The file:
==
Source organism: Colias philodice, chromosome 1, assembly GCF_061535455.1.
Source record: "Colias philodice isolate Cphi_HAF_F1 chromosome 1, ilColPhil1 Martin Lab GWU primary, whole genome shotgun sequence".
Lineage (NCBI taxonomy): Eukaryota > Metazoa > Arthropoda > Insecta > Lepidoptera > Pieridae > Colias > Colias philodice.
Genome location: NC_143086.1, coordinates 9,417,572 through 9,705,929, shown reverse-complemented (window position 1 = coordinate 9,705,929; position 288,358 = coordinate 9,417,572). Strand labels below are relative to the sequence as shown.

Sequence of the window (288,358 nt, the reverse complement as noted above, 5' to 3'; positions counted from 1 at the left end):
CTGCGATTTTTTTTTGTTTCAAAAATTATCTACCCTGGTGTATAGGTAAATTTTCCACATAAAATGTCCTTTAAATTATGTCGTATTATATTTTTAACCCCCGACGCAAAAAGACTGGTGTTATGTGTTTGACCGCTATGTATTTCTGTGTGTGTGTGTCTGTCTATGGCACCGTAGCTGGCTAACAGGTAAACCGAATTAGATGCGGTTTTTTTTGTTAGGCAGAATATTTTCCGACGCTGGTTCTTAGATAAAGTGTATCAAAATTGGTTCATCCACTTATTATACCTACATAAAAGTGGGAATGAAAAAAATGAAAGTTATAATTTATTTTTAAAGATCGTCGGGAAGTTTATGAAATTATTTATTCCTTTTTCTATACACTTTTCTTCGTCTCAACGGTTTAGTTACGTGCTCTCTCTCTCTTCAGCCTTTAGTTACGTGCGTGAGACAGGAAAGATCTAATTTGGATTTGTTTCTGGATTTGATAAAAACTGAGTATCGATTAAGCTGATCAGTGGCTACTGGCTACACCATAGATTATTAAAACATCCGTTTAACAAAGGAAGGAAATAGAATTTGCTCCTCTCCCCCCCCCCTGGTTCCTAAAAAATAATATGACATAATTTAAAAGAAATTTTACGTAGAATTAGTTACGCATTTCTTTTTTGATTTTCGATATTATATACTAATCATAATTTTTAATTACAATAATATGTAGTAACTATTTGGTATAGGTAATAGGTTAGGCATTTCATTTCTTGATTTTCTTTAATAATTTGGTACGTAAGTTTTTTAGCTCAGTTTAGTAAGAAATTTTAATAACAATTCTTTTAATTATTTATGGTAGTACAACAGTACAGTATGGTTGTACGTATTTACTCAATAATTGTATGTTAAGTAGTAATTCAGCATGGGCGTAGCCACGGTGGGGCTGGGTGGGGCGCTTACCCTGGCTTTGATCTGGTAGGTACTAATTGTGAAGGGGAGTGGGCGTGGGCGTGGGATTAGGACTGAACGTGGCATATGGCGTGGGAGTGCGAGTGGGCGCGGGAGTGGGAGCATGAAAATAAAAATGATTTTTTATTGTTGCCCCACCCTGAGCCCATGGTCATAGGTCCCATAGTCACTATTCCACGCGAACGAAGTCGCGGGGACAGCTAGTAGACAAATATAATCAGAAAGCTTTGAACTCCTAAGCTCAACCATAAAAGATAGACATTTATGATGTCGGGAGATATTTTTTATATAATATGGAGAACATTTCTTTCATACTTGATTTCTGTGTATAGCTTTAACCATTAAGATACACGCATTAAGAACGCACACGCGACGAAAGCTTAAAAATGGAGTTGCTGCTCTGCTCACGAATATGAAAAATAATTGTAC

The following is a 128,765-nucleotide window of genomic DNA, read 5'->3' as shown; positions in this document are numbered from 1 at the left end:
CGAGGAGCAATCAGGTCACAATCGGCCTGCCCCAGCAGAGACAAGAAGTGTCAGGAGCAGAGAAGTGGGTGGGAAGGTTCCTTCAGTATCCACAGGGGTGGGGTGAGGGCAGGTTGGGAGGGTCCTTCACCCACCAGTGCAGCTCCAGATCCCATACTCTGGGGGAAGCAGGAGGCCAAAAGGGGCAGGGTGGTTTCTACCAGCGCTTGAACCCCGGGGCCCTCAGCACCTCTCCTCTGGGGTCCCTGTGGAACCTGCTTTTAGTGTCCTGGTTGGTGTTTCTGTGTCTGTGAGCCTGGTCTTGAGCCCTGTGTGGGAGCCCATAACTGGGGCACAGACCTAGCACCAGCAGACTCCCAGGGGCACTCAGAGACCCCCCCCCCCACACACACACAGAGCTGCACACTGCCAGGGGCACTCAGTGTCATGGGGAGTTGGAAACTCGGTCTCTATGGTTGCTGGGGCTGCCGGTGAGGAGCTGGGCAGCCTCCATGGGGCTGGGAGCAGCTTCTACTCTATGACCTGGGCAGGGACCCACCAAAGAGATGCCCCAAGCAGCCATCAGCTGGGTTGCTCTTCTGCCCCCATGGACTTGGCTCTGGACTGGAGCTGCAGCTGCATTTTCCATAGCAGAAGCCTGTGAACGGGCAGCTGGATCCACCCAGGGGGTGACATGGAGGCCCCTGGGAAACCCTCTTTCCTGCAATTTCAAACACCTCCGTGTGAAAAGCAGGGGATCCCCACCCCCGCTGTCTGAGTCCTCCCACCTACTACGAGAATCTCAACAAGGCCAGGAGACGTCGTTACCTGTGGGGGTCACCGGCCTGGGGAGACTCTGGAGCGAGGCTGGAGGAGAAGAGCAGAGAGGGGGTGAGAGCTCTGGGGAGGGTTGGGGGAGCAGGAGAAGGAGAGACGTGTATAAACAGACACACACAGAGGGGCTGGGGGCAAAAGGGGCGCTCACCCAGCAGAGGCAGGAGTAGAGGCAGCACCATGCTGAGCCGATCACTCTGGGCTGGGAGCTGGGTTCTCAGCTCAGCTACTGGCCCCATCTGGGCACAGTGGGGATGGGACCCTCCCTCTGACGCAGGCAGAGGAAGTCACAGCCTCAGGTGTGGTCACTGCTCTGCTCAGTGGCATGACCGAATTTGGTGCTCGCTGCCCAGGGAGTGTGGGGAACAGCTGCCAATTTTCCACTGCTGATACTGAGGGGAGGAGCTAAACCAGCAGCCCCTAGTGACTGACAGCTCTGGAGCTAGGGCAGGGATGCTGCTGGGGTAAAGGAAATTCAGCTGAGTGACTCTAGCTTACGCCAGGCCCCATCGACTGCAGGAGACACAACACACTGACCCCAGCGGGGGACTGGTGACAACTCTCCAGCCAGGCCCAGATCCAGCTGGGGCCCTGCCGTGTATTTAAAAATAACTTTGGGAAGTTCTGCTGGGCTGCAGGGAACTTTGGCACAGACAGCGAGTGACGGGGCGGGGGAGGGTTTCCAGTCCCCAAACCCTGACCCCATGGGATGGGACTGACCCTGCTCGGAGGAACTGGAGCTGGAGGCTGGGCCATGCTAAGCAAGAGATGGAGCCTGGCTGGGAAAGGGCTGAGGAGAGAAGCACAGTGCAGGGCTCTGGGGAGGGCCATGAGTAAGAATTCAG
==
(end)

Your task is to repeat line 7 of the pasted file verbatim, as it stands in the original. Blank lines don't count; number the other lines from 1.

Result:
The following is a 128,765-nucleotide window of genomic DNA, read 5'->3' as shown; positions in this document are numbered from 1 at the left end: